Three decades later, Joyce Horman still hasn’t discovered the truth about what happened to her husband in Chile. But she has her theories.
In 1972, in a letter to his parents in New York, Charles Horman described an investigation he had conducted into the murder of the head of the Chilean army, Rene Schneider. Horman concluded, “An interesting thing is the enormous number of people who knew about it ahead of time, including [former President Eduardo] Frei, his Ministers, the CIA, the American Ambassador, and several senators. I got interested and started reading court records and police statements and talking to people. The whole thing is like a novel; like Z.”
This paragraph is laden with portent and grim irony. Within a year, Horman would meet the same fate as Schneider, killed at the hands of the CIA-backed Chilean military. Within a decade, the director of the film Z, Costa-Gavras, would turn his attentions to Horman’s death and present to the world another compelling tale of murderous statecraft.
Horman was an occasional Nation contributor, penning three articles for the magazine in the late 1960s. Radicalized by the events of that period, he trekked down, along with his wife, Joyce, through Central and South America to observe Salvador Allende’s “socialist experiment” in Chile. Together they participated in the women’s liberation movement and the poor people’s campaign. It was thus as an inquisitive, idealistic young man who had, in the words of Marc Cooper, “stumbled into the front row of history,” that he met his death in the military coup of 1973.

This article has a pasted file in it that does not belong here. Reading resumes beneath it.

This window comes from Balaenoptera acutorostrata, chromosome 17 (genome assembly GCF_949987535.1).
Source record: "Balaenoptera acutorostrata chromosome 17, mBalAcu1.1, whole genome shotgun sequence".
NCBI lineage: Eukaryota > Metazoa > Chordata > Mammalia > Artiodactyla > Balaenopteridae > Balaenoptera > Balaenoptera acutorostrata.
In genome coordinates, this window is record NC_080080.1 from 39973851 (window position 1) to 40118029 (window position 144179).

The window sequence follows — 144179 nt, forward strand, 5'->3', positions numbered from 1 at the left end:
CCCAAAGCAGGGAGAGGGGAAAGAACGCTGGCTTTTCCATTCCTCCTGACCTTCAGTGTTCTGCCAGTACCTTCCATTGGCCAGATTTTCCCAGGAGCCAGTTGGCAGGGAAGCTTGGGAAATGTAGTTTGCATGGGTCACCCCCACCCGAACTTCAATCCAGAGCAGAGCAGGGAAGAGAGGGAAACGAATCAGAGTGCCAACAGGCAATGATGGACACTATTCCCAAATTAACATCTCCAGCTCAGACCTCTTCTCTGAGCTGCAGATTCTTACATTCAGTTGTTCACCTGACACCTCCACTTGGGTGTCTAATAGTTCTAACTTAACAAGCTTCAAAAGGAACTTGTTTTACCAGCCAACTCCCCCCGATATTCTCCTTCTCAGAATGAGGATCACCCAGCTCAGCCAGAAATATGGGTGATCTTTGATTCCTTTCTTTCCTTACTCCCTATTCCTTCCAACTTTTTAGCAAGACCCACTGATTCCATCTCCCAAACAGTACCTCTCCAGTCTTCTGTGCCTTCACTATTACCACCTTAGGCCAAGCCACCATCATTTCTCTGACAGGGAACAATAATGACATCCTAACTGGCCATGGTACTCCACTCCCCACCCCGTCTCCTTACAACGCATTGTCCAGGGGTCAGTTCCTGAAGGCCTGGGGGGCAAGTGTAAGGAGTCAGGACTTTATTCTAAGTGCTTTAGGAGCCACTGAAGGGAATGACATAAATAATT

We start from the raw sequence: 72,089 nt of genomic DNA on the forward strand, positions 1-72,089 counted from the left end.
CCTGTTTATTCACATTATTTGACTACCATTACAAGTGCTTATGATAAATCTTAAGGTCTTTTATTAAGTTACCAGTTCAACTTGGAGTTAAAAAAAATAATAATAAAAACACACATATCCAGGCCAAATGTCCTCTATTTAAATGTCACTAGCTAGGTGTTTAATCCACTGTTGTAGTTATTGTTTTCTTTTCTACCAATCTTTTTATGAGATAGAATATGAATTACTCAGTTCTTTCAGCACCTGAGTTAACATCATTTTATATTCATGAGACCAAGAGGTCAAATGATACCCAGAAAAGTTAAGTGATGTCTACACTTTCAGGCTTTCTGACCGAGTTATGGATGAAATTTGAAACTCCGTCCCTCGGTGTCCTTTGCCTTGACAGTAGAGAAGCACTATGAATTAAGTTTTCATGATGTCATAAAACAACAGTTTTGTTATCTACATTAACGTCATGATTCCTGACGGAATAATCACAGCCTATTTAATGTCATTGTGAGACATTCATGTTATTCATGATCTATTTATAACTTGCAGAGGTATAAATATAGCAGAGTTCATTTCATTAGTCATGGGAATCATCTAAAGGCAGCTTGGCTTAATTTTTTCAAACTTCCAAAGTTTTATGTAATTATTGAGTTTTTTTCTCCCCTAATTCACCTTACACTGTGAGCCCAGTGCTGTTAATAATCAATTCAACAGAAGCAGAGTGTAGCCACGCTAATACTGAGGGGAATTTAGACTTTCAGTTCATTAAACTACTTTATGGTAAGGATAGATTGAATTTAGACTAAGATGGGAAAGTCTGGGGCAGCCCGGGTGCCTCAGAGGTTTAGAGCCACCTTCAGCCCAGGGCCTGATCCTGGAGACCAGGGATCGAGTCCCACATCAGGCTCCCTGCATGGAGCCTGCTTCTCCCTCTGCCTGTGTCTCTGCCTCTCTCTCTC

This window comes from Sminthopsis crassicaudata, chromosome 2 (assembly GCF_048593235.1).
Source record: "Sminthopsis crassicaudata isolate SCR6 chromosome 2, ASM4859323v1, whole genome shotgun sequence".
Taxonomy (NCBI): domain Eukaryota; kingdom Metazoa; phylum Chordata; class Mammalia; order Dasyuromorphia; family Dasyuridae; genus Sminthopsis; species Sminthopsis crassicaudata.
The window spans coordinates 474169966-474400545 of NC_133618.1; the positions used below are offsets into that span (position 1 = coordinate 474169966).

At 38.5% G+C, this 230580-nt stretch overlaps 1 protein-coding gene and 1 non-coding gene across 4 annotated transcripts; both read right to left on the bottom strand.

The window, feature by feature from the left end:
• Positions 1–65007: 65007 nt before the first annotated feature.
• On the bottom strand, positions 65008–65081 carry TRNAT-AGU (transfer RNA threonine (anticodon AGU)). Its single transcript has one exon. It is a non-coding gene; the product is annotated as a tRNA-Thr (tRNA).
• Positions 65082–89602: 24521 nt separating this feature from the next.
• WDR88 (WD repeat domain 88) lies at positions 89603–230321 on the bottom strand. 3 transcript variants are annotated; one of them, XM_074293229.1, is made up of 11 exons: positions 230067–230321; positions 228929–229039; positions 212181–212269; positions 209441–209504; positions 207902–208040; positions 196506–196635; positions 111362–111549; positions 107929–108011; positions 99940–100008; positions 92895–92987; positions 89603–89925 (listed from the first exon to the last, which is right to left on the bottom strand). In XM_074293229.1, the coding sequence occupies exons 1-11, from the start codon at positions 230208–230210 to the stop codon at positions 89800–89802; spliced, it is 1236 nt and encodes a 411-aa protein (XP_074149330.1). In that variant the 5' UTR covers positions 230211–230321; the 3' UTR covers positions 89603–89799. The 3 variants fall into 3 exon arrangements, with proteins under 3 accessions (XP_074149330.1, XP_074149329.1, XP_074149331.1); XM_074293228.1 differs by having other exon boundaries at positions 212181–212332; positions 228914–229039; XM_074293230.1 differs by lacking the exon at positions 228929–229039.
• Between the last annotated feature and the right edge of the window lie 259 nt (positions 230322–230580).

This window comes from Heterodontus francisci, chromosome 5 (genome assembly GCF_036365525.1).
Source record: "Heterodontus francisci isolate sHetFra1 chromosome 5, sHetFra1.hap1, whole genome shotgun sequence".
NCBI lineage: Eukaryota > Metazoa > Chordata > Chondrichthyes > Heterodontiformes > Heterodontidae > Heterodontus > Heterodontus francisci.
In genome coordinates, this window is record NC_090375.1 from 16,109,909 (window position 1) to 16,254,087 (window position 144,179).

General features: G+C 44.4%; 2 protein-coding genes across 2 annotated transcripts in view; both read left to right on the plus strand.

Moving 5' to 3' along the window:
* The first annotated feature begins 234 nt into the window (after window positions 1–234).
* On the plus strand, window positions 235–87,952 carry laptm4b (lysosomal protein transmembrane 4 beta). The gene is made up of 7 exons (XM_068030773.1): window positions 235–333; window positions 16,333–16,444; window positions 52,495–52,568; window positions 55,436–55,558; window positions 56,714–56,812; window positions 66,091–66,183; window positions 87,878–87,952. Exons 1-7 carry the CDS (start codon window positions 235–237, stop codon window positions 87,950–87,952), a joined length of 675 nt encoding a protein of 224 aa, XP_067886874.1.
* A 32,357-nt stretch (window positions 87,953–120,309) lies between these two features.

With her parents-in-law now both dead, leadership of the “Charlie Horman Truth” campaign rests solely with Joyce Horman. In the week before I went to see her at the end of April, the case was back in the headlines. Over in London for one of his fabled lecture tours, Henry Kissinger had again escaped the clutches of the law when the British Home Office refused the request of Baltasar Garzón, the tireless magistrate investigating the deaths of Spanish citizens killed during the coup, to detain and question the “good doctor.” I put it to her that, despite the great advances made in the past three years, it was still only a distant hope that any Chilean, never mind American, official would ever be brought to book.
“For those who lost loved ones, I don’t think it is as much about individuals, as bringing the crimes to light in a court of law. Even in Chile, however, there is still a great deal of tension about this, especially as the right continues to try to intimidate, to obliterate the unmasking of a lie among the next generation. That’s what makes it important that we insure that the Chileans get all the resources and support they need to pursue this line of litigation.”
To this end, she is hosting an evening at New York’s Studio 54 around the date of what would have been Charlie’s 60th birthday. “The event is about two things: the ongoing efforts of Pinochet’s victims within the Chilean political and legal systems. The second is to highlight the contribution of the film Missing, whose twentieth anniversary it also marks. This was a breakthrough film. Any movie of today that deals with human rights has to acknowledge that it stands on the shoulders of Missing.”